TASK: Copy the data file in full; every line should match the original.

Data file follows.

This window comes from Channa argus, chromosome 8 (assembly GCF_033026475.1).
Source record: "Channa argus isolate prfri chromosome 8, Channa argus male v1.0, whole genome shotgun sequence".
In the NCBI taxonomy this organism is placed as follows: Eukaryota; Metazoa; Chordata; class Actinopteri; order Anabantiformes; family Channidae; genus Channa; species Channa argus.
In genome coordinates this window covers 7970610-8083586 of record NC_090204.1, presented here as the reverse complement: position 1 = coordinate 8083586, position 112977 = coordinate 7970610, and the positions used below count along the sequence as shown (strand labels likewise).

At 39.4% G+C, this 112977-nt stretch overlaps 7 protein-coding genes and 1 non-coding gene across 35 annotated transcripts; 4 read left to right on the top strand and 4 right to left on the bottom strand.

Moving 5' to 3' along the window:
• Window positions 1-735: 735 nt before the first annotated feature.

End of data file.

This window comes from Channa argus, chromosome 8 (assembly GCF_033026475.1).
Source record: "Channa argus isolate prfri chromosome 8, Channa argus male v1.0, whole genome shotgun sequence".
In the NCBI taxonomy this organism is placed as follows: Eukaryota; Metazoa; Chordata; class Actinopteri; order Anabantiformes; family Channidae; genus Channa; species Channa argus.
In genome coordinates this window covers 7970610-8083586 of record NC_090204.1, presented here as the reverse complement: position 1 = coordinate 8083586, position 112977 = coordinate 7970610, and the positions used below count along the sequence as shown (strand labels likewise).

At 39.4% G+C, this 112977-nt stretch overlaps 7 protein-coding genes and 1 non-coding gene across 35 annotated transcripts; 4 read left to right on the top strand and 4 right to left on the bottom strand.

Moving 5' to 3' along the window:
• Window positions 1-735: 735 nt before the first annotated feature.